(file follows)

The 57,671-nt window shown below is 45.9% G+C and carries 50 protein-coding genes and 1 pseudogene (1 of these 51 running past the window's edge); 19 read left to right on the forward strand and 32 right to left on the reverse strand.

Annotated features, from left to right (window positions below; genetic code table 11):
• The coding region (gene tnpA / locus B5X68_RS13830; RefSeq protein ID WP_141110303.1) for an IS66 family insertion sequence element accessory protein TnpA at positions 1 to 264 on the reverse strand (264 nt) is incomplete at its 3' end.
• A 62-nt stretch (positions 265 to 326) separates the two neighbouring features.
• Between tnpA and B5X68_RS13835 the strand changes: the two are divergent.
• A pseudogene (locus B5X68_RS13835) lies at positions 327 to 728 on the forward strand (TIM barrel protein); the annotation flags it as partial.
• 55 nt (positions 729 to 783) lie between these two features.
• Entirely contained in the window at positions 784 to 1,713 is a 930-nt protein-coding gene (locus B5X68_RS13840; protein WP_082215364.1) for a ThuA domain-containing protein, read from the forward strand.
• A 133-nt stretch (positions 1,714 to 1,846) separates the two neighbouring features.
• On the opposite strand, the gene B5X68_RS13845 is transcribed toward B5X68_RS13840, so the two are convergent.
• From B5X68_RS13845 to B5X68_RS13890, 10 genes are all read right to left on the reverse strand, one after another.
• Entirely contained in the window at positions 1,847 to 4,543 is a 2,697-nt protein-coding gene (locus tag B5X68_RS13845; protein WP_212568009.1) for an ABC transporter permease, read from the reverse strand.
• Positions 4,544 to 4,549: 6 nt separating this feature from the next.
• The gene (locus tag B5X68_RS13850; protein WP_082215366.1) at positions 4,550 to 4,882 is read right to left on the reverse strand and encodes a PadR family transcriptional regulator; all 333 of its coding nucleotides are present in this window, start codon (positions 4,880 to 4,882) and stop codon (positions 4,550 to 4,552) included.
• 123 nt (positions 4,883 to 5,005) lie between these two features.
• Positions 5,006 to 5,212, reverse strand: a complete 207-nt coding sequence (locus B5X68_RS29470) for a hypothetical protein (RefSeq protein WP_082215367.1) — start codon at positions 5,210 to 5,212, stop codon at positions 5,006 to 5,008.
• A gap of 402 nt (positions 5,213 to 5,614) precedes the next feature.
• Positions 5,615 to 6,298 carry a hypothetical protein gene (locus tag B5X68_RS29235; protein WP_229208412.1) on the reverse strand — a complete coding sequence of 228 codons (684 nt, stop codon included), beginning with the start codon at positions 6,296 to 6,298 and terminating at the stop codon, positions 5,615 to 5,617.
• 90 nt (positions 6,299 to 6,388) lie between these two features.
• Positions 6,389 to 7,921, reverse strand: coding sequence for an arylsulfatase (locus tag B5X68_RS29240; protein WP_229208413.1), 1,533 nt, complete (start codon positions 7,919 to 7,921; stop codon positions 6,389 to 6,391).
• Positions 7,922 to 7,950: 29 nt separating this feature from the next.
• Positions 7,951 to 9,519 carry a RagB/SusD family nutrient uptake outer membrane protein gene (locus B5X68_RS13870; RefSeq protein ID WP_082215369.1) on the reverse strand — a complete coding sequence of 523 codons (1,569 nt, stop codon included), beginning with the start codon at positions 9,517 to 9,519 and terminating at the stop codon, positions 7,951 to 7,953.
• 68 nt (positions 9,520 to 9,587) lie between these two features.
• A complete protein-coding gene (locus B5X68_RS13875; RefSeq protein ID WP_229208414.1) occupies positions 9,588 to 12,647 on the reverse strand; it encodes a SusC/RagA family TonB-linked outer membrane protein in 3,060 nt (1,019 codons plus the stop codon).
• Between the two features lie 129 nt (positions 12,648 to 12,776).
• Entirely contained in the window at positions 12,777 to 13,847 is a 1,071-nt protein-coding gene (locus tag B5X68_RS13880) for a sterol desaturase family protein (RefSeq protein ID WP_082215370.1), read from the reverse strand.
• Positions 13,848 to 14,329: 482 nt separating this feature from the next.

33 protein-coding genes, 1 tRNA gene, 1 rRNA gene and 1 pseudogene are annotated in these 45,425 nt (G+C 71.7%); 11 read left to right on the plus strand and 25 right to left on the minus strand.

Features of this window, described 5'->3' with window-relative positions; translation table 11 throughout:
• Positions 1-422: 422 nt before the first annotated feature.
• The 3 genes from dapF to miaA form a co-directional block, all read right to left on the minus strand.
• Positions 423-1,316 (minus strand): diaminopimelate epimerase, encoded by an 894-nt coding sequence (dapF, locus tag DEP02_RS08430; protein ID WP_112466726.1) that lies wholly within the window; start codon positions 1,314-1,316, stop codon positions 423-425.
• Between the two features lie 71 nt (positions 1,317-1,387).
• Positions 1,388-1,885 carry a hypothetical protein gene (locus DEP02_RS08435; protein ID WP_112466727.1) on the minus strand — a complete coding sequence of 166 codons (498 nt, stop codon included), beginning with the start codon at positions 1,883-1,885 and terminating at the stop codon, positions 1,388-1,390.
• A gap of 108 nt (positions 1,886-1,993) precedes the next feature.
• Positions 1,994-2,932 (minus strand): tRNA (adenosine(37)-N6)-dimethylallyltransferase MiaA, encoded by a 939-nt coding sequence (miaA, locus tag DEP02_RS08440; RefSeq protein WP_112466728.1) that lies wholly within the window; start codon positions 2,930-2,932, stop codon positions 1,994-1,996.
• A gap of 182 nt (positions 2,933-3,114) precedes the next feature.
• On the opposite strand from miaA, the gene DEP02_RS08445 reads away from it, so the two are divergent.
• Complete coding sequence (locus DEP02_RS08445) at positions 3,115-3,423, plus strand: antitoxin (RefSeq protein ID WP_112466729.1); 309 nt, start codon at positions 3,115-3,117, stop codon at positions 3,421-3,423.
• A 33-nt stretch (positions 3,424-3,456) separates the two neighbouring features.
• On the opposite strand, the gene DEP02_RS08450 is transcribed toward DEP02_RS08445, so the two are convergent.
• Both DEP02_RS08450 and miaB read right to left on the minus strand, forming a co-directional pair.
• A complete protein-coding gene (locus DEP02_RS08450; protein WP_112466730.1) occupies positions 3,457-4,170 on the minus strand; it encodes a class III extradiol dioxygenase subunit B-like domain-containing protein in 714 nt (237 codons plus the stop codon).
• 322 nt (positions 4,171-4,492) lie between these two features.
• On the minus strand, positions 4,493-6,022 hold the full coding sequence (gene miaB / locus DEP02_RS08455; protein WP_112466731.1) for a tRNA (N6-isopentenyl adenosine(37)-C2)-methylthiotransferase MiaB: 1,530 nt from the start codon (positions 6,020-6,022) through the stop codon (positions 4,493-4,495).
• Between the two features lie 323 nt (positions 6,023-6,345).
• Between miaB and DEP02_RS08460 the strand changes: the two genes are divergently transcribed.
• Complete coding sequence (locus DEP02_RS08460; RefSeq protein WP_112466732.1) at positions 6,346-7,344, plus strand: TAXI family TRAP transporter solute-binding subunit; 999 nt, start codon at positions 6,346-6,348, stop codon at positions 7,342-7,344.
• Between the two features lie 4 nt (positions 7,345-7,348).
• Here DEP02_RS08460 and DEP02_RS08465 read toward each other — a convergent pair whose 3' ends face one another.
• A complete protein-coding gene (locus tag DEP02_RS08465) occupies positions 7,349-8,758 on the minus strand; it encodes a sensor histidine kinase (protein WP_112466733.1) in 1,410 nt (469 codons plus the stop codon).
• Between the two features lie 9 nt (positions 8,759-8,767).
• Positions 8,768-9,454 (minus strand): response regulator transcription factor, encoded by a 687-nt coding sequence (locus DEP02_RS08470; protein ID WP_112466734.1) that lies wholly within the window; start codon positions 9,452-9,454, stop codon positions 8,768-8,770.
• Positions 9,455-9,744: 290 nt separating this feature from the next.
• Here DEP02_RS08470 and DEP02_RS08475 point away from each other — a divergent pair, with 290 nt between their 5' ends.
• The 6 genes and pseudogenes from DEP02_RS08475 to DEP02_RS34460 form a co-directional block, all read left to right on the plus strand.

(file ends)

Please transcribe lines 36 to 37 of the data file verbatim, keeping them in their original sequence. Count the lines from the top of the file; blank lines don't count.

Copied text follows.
• Positions 1,994-2,932 (minus strand): tRNA (adenosine(37)-N6)-dimethylallyltransferase MiaA, encoded by a 939-nt coding sequence (miaA, locus tag DEP02_RS08440; RefSeq protein WP_112466728.1) that lies wholly within the window; start codon positions 2,930-2,932, stop codon positions 1,994-1,996.
• A gap of 182 nt (positions 2,933-3,114) precedes the next feature.